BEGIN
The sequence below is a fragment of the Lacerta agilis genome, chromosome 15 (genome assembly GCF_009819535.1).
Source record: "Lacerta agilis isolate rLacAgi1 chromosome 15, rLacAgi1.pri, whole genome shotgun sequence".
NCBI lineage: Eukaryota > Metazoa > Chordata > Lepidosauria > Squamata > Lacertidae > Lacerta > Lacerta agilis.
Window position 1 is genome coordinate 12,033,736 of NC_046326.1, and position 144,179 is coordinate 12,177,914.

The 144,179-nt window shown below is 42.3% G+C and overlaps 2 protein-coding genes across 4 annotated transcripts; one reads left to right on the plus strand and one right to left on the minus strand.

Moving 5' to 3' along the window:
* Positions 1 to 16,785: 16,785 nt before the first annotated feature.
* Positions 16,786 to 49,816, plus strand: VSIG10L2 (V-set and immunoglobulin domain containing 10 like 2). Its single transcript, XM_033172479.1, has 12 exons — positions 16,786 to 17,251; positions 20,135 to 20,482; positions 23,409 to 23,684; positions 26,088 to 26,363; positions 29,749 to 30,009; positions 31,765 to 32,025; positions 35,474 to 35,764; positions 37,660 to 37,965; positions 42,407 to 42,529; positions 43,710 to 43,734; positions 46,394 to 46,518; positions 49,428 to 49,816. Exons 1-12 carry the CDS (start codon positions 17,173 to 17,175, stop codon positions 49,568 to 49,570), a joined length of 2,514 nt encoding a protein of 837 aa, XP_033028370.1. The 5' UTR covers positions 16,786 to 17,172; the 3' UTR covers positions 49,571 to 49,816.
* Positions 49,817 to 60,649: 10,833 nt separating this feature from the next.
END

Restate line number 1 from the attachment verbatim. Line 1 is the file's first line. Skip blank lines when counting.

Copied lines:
The sequence below is a fragment of the Lacerta agilis genome, chromosome 15 (genome assembly GCF_009819535.1).